S. K. Danziger, A. Kalil, and N. J. Anderson
Journal of Social Issues, vol. 56, 2000, p. 635-654
Article reviews the evidence on the extent to which human capital, mental health and physical health problems present difficulties for low-income single mothers and welfare recipients in the labour market. Then presents an analysis of data from the Women's Employment Survey (WES), a study of low-income women drawn from the welfare rolls in the post-PWORA era. Using these data, authors examine the prevalence of these types of problems, their co-occurrence and their association with women's labour market outcomes.
R. Levine Coley, A. M. Kuta and P. L. Chase-Lansdale
Journal of Social Issues, vol. 56, 2000, p. 707-726
Presents African American girls' views of welfare reform at the cusp of welfare legislation in 1996. The girls' saw welfare as an import safety net, but also had negative views of welfare recipients and the effects of welfare on recipients. The vast majority expressed agreement with work requirements, and about half believed that a discontinuation of welfare support would change adolescent sexual and child bearing behaviour.
E. K. Scott, A. S. London, and K. Edin
Journal of Social Issues, vol. 56, 2000, p. 727-746
The women interviewed tended to agree that they would be better off in work than on benefits and were optimistic about their job prospects. However they had very low job aspirations, and were aiming at work that was low-paid and offered no health insurance. In order to aspire to better paid and more secure jobs, the women would need more educational qualifications and training. Authors suggest that providing cash assistance while welfare recipients upgrade their skills is critical for meeting the self-sufficiency goals of reform.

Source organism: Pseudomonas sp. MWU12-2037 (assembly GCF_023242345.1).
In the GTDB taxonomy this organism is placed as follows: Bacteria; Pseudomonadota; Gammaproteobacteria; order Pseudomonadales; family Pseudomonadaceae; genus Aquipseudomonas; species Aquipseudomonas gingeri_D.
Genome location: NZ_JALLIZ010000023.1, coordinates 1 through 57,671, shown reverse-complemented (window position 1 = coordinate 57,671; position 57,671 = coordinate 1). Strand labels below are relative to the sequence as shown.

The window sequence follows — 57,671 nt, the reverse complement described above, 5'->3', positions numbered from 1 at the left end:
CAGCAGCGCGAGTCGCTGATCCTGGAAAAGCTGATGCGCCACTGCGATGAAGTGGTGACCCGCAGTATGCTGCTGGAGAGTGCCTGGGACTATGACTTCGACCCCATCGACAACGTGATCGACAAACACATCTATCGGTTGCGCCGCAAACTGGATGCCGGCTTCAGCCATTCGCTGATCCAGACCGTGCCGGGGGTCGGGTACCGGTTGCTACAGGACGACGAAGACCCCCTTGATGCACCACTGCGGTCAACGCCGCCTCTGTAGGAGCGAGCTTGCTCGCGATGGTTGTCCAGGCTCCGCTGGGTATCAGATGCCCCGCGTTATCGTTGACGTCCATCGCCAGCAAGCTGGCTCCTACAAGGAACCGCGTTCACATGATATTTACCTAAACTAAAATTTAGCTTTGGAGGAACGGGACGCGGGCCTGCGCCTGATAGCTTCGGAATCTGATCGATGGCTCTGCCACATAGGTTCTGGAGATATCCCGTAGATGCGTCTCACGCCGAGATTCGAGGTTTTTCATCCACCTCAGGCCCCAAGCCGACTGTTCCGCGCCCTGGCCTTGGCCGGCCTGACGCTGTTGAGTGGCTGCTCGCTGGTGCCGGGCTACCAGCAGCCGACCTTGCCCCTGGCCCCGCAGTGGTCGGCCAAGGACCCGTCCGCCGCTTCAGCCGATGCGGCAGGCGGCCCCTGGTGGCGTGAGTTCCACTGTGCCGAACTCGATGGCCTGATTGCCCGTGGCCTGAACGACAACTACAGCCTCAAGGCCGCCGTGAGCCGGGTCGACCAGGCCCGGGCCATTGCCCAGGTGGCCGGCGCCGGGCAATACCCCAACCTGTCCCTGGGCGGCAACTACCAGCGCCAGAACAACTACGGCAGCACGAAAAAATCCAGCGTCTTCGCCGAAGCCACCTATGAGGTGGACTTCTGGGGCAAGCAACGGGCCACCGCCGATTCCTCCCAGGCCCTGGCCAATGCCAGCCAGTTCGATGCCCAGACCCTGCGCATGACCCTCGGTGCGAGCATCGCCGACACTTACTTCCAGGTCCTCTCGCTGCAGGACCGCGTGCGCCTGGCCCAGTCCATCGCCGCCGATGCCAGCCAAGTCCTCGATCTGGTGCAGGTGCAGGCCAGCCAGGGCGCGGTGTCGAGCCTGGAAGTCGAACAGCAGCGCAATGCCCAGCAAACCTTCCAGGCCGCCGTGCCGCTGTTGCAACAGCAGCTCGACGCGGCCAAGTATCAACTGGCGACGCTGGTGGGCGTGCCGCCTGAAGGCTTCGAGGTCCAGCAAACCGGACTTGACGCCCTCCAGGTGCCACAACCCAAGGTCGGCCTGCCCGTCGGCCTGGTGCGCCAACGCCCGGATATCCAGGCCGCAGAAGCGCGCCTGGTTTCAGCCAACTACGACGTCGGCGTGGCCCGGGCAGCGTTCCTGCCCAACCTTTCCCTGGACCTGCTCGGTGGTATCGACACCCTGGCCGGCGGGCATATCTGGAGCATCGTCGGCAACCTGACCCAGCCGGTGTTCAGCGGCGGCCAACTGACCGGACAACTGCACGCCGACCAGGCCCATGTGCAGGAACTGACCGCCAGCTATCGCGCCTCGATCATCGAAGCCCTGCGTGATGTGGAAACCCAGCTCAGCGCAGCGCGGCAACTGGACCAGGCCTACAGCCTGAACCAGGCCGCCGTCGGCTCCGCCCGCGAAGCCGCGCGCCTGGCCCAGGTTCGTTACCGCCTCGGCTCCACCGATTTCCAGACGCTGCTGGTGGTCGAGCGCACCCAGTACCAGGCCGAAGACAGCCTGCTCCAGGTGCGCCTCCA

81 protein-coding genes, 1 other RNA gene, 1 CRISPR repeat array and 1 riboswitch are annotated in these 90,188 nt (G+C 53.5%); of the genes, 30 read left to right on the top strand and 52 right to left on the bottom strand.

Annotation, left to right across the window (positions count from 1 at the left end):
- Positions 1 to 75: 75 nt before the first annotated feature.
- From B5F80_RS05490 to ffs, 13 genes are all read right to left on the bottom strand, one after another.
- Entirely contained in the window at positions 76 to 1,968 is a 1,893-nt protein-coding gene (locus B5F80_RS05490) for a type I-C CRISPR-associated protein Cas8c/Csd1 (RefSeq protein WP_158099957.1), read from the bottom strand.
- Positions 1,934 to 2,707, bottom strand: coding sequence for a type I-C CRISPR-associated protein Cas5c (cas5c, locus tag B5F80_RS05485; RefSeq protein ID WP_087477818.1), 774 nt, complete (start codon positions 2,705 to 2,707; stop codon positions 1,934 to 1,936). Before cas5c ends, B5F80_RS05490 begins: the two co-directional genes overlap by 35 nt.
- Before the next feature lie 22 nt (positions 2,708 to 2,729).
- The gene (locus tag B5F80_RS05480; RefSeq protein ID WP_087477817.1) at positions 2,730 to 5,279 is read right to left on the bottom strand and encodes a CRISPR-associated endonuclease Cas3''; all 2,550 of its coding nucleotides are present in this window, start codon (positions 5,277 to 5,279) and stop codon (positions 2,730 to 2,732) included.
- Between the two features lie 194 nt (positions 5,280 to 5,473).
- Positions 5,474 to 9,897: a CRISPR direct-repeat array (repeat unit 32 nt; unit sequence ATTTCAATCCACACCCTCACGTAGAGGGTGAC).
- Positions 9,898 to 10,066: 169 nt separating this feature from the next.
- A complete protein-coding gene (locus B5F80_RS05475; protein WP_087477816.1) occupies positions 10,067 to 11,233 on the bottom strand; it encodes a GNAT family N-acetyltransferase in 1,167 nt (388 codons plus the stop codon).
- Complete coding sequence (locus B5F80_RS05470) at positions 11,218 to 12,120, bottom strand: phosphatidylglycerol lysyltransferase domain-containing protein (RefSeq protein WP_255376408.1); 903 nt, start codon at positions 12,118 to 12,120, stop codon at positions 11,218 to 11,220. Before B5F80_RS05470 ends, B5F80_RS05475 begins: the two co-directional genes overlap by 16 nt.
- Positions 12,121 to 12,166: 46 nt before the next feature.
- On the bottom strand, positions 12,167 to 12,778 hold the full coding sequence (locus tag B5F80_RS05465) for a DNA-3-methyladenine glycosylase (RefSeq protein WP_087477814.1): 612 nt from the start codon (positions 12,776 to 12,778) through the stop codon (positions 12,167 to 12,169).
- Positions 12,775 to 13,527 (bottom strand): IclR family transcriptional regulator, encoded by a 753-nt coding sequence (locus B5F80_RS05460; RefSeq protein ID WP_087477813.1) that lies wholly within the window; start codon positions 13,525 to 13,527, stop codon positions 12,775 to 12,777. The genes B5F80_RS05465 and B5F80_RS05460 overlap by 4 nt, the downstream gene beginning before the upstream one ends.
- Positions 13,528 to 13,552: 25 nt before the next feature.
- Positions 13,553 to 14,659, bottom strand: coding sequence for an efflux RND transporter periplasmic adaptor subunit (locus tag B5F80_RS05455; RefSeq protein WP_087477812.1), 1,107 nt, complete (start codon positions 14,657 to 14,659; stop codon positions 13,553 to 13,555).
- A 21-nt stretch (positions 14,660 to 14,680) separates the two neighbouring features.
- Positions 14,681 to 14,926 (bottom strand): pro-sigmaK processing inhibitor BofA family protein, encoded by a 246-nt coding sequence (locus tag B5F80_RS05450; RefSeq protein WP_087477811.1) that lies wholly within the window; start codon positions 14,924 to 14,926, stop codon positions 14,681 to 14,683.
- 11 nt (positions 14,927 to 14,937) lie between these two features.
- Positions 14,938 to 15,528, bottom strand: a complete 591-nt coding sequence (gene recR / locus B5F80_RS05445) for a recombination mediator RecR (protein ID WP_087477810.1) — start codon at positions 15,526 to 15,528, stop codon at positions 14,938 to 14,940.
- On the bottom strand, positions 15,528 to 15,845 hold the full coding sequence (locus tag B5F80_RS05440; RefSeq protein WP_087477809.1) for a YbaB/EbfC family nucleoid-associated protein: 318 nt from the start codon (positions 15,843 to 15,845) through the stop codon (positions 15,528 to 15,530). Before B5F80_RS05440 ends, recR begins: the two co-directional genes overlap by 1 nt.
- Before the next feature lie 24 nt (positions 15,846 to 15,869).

R. Jayakody and D. Stauffer
Journal of Social Issues, vol. 56, 2000, p. 617-634
Mental health problems may prevent women from undertaking the tasks necessary to find employment or women with these problems may lack the self-confidence needed to take on new challenges. Findings suggest that mental health problems among single mothers deserve greater attention as a barrier to self-sufficiency and highlight the need for more effective intervention and treatment efforts to improve economic and social outcomes.
E. Suarez Serrano and E. Loredo Fernández
International Social Security Review, vol. 54, Jan. - Mar. 2001, p. 41-57
Occupational accident insurance schemes in Spain and Argentina are analysed with reference to the theory of organisational economics. Spain has 75 years' experience of such schemes, while in Argentina they have only recently been introduced. Although the two models have similar goals, their differences, in terms of competition, regulation and ownership, lead to different incentives for workers, companies, insurers and regulatory bodies.
D. M. Zuckerman
Journal of Social Issues, vol. 56, 2000, p. 587-600
Article describes how political and public pressures and compelling anecdotes overpowered the efforts of progressive public policy organizations and researchers, resulting in the passage of the Personal Responsibility and Work Opportunity Reconciliation Act of 1996. This legislation focused on getting families off welfare rather getting them out of poverty, and was passed without any solid information about its likely impact.